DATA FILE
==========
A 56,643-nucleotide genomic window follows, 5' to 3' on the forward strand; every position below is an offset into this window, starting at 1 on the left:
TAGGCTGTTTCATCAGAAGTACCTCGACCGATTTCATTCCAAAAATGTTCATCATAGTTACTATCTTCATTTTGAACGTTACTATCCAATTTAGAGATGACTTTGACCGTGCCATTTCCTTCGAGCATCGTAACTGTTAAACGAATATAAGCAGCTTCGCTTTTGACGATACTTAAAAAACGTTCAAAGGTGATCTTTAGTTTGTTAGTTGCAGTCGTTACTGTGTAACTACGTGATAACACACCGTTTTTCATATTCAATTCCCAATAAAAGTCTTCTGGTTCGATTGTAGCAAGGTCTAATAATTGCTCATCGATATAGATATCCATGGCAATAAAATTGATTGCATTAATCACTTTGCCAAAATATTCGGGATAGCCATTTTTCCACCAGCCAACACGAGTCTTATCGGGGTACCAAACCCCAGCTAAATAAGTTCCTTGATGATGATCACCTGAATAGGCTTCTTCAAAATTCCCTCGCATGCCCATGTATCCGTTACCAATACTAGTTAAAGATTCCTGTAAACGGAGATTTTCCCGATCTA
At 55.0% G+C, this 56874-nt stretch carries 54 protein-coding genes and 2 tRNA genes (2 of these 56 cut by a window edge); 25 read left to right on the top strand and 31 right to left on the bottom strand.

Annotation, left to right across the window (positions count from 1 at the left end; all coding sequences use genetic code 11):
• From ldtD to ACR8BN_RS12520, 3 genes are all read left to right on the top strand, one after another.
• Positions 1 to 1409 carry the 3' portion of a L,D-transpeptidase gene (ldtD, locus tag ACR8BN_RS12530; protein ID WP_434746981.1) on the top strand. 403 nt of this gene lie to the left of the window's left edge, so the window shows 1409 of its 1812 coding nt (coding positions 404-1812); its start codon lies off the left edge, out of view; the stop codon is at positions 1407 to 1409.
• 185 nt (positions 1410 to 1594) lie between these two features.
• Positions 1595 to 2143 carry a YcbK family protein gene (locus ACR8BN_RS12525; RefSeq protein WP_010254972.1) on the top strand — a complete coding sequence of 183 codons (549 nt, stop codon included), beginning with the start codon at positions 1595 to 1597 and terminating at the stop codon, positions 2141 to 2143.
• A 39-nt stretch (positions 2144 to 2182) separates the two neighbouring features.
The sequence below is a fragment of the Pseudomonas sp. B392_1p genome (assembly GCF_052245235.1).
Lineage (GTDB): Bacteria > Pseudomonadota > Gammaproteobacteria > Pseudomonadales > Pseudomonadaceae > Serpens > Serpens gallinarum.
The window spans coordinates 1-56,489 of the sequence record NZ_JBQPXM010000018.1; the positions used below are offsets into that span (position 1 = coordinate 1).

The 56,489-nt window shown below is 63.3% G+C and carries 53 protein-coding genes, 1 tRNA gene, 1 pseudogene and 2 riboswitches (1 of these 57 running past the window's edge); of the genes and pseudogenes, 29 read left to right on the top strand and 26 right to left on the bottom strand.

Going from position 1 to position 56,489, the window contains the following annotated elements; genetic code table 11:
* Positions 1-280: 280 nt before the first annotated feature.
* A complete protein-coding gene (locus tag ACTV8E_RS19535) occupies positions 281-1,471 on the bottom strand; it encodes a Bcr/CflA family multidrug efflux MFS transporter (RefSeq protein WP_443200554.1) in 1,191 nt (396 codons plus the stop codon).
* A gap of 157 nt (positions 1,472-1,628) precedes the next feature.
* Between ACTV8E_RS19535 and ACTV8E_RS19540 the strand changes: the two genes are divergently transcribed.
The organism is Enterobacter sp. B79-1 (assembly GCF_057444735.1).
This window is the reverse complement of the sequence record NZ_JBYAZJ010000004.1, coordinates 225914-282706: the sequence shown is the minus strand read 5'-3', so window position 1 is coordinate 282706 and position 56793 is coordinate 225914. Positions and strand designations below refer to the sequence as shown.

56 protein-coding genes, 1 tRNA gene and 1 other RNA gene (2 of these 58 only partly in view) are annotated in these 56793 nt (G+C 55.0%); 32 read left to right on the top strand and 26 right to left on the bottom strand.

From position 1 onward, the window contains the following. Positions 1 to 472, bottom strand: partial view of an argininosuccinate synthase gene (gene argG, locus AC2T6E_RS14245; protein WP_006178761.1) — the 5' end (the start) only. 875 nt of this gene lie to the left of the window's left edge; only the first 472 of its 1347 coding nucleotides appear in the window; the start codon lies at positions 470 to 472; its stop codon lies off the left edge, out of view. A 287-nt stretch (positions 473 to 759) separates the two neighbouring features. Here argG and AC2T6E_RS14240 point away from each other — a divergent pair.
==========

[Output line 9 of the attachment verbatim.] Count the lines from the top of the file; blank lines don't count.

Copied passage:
• A 39-nt stretch (positions 2144 to 2182) separates the two neighbouring features.